Is share-buying property the answer?
I recently had an interesting conversation with an old client. Her son and daughter are both in their early twenties and are considering buying an investment property together. They live in Sydney, can’t afford to buy singly but want to start now, as a forced savings plan and as a way of funding their far-off retirement. In a city as unaffordable as Sydney, it makes sense to get on the ladder sooner if possible, and siblings purchasing together could just be the right solution for some.
According to Mortgage Choice (in Oct 2015) they experienced a 6% increase in siblings buying together since 2013, making up around 6.5% per cent of all their mortgage holders. The increase in borrowing capacity with two incomes, as well as being able to combine savings to come up with a higher deposit (and possibly avoiding expensive lenders mortgage insurance) can certainly be a faster way to get into the property market sooner.
As with any purchase involving more than one party, however, it’s important to seek legal advice and have a co-ownership agreement drawn up to cover the “what-if” scenarios and have a clear exit strategy in place. The following questions really need to be considered:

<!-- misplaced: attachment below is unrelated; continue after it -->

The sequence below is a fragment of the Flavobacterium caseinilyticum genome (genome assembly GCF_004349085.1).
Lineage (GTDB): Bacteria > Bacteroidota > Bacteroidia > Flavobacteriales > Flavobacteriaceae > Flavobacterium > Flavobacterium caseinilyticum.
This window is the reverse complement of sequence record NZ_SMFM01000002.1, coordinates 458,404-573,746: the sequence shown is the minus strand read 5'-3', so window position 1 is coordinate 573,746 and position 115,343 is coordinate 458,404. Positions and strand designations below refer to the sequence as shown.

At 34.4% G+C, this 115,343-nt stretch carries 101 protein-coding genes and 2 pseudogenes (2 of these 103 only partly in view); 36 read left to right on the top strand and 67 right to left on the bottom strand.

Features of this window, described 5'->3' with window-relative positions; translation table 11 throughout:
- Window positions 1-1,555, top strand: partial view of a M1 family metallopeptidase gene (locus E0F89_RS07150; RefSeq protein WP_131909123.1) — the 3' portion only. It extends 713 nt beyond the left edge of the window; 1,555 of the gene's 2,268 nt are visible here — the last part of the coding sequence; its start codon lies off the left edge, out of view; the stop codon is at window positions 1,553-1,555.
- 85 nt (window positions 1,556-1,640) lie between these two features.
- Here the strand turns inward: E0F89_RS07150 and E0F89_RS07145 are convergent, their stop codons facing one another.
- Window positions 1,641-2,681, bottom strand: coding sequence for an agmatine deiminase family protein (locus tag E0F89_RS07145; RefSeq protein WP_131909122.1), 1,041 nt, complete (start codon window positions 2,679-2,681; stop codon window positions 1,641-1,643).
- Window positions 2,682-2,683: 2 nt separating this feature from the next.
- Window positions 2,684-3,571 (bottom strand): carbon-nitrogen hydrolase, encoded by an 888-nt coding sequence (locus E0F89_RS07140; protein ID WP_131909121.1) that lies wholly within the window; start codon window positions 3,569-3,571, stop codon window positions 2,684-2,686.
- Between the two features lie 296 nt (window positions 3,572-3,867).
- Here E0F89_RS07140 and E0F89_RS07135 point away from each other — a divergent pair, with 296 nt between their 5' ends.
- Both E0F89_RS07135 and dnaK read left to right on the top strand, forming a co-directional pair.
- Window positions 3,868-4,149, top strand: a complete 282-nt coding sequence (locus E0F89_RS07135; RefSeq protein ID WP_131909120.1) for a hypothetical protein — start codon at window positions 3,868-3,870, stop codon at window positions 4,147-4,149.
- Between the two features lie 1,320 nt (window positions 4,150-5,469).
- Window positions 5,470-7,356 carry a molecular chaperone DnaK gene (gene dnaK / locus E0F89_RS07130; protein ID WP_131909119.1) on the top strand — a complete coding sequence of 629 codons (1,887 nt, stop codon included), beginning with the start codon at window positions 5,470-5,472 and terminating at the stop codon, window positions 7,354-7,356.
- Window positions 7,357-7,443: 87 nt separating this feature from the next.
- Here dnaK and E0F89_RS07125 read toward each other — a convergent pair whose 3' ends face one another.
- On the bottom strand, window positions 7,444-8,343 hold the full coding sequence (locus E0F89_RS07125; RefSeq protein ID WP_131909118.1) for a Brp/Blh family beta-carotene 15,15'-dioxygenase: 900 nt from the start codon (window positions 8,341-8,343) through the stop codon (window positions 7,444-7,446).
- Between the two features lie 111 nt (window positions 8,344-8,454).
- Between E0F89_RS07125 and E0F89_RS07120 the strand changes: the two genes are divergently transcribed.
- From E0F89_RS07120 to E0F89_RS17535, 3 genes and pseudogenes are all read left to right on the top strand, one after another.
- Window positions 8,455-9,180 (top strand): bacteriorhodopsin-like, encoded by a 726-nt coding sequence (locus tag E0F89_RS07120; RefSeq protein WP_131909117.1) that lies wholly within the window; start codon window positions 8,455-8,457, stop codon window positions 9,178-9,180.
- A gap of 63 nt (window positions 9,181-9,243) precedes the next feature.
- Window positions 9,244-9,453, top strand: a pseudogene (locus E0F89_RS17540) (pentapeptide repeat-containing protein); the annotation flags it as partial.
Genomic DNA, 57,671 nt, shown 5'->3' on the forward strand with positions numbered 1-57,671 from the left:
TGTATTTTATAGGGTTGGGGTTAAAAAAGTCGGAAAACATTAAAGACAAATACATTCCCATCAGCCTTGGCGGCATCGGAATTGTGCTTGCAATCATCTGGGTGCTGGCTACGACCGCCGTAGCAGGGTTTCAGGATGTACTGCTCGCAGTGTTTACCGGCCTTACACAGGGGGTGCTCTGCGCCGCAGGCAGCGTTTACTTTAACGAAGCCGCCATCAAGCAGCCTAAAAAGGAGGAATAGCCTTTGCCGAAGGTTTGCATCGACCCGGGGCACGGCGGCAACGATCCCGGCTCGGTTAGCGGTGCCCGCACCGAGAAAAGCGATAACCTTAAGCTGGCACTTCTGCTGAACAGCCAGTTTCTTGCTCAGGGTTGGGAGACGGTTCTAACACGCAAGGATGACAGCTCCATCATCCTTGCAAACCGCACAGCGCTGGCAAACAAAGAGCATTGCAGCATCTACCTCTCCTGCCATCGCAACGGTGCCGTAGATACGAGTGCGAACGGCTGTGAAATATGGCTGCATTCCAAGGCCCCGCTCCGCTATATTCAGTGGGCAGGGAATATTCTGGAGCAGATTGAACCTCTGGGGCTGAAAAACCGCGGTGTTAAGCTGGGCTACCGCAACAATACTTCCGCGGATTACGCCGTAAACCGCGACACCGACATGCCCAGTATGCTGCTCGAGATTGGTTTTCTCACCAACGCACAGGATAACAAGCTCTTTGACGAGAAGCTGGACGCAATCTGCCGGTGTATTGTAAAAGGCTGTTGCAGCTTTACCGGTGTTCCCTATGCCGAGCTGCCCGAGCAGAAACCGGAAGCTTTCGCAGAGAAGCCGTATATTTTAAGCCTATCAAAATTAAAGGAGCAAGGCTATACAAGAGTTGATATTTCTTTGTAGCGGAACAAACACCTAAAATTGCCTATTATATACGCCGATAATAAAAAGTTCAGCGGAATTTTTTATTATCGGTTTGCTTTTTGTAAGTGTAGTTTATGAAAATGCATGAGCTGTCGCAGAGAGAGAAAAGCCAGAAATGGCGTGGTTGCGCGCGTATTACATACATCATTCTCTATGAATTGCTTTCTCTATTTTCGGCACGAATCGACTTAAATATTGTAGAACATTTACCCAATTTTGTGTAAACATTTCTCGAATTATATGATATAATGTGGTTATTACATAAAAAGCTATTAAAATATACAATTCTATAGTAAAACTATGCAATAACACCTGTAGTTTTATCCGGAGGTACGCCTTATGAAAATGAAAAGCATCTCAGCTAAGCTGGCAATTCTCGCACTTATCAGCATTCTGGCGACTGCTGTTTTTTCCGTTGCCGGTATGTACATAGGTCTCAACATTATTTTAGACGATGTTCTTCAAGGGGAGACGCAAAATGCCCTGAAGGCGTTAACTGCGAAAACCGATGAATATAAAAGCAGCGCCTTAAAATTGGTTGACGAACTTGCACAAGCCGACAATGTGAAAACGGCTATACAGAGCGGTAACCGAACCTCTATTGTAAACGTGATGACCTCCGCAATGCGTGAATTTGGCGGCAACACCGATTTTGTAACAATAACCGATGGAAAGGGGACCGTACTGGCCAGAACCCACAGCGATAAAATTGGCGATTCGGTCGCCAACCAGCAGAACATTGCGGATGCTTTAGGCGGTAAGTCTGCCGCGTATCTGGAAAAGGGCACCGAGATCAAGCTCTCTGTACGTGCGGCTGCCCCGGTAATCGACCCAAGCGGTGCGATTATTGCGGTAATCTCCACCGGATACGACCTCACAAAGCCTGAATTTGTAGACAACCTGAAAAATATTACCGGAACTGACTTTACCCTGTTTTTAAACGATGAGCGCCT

What happens to the property if the relationship sours?
What happens if one party wants to sell?
Who is going to live in the property?
Will rent be paid if just one owner lives there?
Who will pay the bills/handle the financials?
It really is a cornerstone legal document for any investment property as it will set out roles and responsibilities of each owner and it will deal with other relevant issues pertaining to property ownership. Though there is much to consider, if done professionally from the beginning, with both siblings on the same page in terms of overall goals and strategy share-buying could well become more popular in a city as expensive as Sydney.